While driving, iron shots and chipping are a big part of golf, one area that can have an immediate impact on lowering your score is putting. Getting the correct line every time in putting is the first step to getting lower scores. But most people do not get the proper read when putting because they approach each putt differently. By following the same routine each time, you have a better chance of holing that next putt.
Read the breaks of your putt. Stand behind the ball looking at the hole, taking note of the hills and slopes your ball will need to travel over or around to get to the hole. Also stand behind the hole looking at the ball to read the break properly.
Imagine the path the ball will take to get to the hole. Stand behind the ball and place the putter head behind the ball, lining up the head so it faces the path you have imagined.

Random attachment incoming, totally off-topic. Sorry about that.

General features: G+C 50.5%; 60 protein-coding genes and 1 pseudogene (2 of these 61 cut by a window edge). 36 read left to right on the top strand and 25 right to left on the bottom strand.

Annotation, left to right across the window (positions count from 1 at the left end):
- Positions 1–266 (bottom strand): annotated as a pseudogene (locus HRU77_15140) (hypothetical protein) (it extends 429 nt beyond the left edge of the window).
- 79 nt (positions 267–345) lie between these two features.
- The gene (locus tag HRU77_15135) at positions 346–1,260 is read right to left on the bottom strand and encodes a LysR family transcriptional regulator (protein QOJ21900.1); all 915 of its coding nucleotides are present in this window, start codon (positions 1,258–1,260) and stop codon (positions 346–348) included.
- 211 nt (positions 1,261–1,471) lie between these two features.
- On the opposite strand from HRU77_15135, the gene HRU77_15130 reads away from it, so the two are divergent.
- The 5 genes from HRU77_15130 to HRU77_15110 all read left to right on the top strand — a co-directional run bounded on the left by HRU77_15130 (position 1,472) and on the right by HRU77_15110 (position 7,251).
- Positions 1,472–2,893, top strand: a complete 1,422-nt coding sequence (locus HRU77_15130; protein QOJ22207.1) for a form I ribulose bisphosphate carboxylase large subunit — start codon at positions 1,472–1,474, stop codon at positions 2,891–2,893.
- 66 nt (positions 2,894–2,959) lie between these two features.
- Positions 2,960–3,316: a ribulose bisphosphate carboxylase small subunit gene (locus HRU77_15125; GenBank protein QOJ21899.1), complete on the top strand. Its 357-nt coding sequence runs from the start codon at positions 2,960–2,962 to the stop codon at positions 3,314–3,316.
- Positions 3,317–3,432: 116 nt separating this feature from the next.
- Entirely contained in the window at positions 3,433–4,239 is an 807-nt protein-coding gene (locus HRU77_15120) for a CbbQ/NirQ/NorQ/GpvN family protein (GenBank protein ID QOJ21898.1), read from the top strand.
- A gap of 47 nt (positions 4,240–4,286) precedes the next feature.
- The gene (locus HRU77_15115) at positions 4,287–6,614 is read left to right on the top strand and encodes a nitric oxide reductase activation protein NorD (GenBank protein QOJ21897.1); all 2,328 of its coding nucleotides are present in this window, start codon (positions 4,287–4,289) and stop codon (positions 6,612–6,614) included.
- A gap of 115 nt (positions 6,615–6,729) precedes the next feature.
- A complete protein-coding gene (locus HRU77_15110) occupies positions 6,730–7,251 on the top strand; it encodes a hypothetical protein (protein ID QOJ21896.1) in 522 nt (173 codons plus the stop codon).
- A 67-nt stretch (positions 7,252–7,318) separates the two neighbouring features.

Leave the club head where it is and take your normal stance with the ball even with your front leg.
Gauge the speed you will need by following the imaginary line to the hole, taking into account the break of the green. To gauge your speed, you need to determine whether the putt is uphill or downhill and how fast the greens are running. A faster green means it will take less force to get the ball to the hill, and the more it will break on slopes. A slower green means more force is needed to get to the hole and less break.
Pick out a spot about three to five feet ahead of the ball on the line. This will give you a closer target to aim at while keeping the ball on the line.